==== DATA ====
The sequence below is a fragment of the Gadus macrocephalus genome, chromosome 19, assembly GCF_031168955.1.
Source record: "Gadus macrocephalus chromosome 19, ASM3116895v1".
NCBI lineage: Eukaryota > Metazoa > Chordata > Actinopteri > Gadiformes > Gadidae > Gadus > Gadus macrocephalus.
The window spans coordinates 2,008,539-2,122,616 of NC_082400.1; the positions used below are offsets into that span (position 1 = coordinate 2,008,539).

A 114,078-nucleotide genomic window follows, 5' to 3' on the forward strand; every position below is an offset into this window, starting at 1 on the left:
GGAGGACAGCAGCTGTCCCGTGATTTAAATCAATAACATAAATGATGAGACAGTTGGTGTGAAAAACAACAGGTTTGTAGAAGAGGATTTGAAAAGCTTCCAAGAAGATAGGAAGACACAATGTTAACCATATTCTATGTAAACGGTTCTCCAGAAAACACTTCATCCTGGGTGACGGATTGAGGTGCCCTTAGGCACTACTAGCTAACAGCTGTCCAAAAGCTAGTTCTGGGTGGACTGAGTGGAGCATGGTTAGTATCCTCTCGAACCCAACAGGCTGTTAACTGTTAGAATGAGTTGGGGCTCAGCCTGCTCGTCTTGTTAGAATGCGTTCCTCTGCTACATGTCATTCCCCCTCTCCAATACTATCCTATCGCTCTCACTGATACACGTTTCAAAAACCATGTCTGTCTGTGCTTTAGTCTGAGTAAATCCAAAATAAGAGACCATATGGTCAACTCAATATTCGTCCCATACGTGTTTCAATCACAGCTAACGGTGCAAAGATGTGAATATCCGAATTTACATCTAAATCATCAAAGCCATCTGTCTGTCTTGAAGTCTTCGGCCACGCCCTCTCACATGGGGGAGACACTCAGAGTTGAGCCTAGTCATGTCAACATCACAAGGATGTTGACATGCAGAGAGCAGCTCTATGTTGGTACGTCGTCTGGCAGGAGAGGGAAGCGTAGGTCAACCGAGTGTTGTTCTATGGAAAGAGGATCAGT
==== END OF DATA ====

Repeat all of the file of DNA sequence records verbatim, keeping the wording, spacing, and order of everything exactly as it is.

The sequence below is a fragment of the Gadus macrocephalus genome, chromosome 19, assembly GCF_031168955.1.
Source record: "Gadus macrocephalus chromosome 19, ASM3116895v1".
NCBI lineage: Eukaryota > Metazoa > Chordata > Actinopteri > Gadiformes > Gadidae > Gadus > Gadus macrocephalus.
The window spans coordinates 2,008,539-2,122,616 of NC_082400.1; the positions used below are offsets into that span (position 1 = coordinate 2,008,539).

A 114,078-nucleotide genomic window follows, 5' to 3' on the forward strand; every position below is an offset into this window, starting at 1 on the left:
GGAGGACAGCAGCTGTCCCGTGATTTAAATCAATAACATAAATGATGAGACAGTTGGTGTGAAAAACAACAGGTTTGTAGAAGAGGATTTGAAAAGCTTCCAAGAAGATAGGAAGACACAATGTTAACCATATTCTATGTAAACGGTTCTCCAGAAAACACTTCATCCTGGGTGACGGATTGAGGTGCCCTTAGGCACTACTAGCTAACAGCTGTCCAAAAGCTAGTTCTGGGTGGACTGAGTGGAGCATGGTTAGTATCCTCTCGAACCCAACAGGCTGTTAACTGTTAGAATGAGTTGGGGCTCAGCCTGCTCGTCTTGTTAGAATGCGTTCCTCTGCTACATGTCATTCCCCCTCTCCAATACTATCCTATCGCTCTCACTGATACACGTTTCAAAAACCATGTCTGTCTGTGCTTTAGTCTGAGTAAATCCAAAATAAGAGACCATATGGTCAACTCAATATTCGTCCCATACGTGTTTCAATCACAGCTAACGGTGCAAAGATGTGAATATCCGAATTTACATCTAAATCATCAAAGCCATCTGTCTGTCTTGAAGTCTTCGGCCACGCCCTCTCACATGGGGGAGACACTCAGAGTTGAGCCTAGTCATGTCAACATCACAAGGATGTTGACATGCAGAGAGCAGCTCTATGTTGGTACGTCGTCTGGCAGGAGAGGGAAGCGTAGGTCAACCGAGTGTTGTTCTATGGAAAGAGGATCAGT